Karaoke: Live in Fear

A peculiar thing happens when you set up a karaoke machine at a party. At first, no one wants to approach it. Everyone, whether they have any interest in singing or not, is waiting for the first person to walk up there, pick up the microphone and start singing. No one wants to be that person — and certainly no one wants to be mistaken for that person. If the karaoke machine happens to be set up next to the liquor, then the shy partygoers are forced to either walk over to it with exaggerated nonchalance or simply refrain from getting another drink until someone begins singing. (Or worse, ask someone else to get a drink for them.) Observing this in action at a party this weekend, I began to speculate on how karaoke machines could be used to exploit natural social anxieties. I envision a safe disguised to look like a karaoke machine: those who weren’t frightened by it would likely be too repulsed to go near it. Karaoke machines could be used to hide stains or damage you wouldn’t want people to notice, or to dissuade guests from raiding your refrigerator. I would even guess that a karaoke machine in the bathroom would, if not scare people away completely, would at least instill a vague disquiet. Why is this here? they would wonder, eyeing the machine nervously as they wiped. Are we going to be singing karaoke later? They’d be so freaked out they’d completely forget to snoop in your medicine cabinet.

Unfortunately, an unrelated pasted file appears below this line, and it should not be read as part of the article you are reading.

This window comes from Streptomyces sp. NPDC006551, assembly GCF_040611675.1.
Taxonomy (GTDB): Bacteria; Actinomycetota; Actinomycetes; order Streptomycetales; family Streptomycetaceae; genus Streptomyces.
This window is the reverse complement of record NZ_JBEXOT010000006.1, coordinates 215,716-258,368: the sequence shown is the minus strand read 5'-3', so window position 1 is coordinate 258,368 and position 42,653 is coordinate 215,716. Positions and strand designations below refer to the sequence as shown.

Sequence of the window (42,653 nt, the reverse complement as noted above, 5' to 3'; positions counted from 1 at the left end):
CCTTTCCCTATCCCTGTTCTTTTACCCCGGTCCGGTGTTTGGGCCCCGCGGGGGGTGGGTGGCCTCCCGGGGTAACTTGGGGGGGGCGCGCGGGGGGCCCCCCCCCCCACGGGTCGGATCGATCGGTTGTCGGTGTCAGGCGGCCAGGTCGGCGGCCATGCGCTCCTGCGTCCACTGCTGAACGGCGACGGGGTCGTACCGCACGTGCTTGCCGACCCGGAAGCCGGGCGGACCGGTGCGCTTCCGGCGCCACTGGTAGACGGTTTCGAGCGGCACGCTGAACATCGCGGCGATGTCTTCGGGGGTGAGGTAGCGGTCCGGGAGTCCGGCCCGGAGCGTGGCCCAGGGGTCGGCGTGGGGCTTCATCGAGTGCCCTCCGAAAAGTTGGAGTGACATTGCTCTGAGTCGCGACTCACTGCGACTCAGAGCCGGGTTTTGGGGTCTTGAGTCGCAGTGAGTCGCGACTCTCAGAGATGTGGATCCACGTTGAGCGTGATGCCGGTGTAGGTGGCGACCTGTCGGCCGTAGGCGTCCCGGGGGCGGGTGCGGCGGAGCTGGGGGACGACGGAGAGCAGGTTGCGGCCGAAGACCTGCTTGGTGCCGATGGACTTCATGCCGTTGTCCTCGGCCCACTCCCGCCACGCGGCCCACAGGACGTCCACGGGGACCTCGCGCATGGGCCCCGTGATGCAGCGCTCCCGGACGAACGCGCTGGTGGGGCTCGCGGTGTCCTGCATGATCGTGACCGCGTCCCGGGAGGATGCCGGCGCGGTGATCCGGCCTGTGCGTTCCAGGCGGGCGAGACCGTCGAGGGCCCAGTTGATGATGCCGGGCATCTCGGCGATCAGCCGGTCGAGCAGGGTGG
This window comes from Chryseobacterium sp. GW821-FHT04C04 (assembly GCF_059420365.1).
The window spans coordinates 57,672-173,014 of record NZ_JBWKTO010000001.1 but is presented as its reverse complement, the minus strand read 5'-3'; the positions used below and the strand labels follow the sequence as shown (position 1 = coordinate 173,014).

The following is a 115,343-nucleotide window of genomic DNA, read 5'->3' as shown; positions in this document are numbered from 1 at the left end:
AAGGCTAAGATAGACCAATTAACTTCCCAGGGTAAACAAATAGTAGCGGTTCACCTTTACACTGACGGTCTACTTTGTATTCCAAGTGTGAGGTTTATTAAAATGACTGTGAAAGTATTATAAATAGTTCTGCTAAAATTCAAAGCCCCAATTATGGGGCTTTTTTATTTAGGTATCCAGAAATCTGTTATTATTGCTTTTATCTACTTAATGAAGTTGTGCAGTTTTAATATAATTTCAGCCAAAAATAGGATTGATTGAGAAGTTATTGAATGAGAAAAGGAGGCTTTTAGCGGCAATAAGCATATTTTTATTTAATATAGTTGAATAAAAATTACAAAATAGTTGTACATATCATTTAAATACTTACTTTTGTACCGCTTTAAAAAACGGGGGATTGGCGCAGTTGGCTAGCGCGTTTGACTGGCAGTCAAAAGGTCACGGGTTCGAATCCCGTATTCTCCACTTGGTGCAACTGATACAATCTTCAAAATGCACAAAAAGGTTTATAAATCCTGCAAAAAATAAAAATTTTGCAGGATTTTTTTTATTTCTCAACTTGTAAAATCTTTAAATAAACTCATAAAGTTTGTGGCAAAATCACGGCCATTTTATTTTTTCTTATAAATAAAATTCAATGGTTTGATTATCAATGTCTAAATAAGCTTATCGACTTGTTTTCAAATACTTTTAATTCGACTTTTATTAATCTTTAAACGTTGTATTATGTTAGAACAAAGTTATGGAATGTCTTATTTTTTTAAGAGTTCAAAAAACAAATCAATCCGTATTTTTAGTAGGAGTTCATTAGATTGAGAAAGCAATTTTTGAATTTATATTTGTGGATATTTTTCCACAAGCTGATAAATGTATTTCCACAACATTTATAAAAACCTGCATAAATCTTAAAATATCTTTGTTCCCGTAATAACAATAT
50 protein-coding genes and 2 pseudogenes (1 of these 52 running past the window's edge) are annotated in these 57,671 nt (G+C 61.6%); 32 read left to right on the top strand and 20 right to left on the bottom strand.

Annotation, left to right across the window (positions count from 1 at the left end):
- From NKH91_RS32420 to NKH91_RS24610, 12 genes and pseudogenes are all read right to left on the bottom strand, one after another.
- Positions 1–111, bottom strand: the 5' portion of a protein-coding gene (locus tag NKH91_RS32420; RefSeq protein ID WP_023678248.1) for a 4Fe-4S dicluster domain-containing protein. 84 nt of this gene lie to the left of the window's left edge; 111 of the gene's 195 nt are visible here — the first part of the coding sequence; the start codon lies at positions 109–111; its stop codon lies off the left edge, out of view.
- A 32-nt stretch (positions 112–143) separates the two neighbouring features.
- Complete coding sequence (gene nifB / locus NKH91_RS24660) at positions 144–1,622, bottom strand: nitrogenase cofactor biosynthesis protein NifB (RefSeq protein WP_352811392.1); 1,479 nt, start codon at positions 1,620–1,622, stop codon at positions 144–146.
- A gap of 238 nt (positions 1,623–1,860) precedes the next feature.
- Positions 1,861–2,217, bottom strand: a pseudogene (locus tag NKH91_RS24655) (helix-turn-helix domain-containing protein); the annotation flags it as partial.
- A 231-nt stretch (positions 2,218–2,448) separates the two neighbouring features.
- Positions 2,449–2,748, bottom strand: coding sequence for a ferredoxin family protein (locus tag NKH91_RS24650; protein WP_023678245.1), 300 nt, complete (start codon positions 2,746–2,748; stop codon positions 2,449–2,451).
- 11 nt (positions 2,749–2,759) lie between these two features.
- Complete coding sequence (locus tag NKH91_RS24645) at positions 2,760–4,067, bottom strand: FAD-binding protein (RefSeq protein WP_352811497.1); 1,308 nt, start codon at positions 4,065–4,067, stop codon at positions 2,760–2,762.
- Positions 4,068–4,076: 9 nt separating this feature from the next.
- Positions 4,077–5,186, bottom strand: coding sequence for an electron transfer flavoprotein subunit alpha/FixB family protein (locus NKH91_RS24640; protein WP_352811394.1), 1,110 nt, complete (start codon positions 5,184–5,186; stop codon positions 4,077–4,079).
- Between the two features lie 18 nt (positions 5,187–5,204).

As for the experience of singing or watching karaoke, I realized this: karaoke is like jet-skiing, in that it is an enjoyable pastime for those actually doing it and a grating annoyance for everyone else. I have jet-skied and thought it was a blast. Yet watching jet-skiers roar across the placid surface of a lake, frightening wildlife and disturbing everyone’s peace, makes me angrily denounce the steady decline of civilization itself.

I have never sang karaoke. It’s bad enough I like jet-skiing.

My Day, Had I Been a Character in a Kung-Fu Movie

9:03

Arrived at office. Changed shoes, stopped at coffee machine and chatted with copywriter about her sons, one of whom is returning to live with her.

9:07

Entered office of Ran Bao-tu, Senior Creative Director and kung-fu master of unmatched skill, nobility and judgment, for morning conference only to find room in shambles and Master Ran lying sprawled on floor, severely beaten and on the brink of death. Cradled master’s head on my knees, imploring: “Who did this?”. Marshaling last ounce of strength, master weakly named Bai Tiao-man, leader of rival kung fu school Cobra Whisper, as his assailant. Master then croaked final breath, dying.

9:08

Swore revenge in the name of my ancestors on Cobra Whisper and its contemptible, craven master, Bai Tiao-man.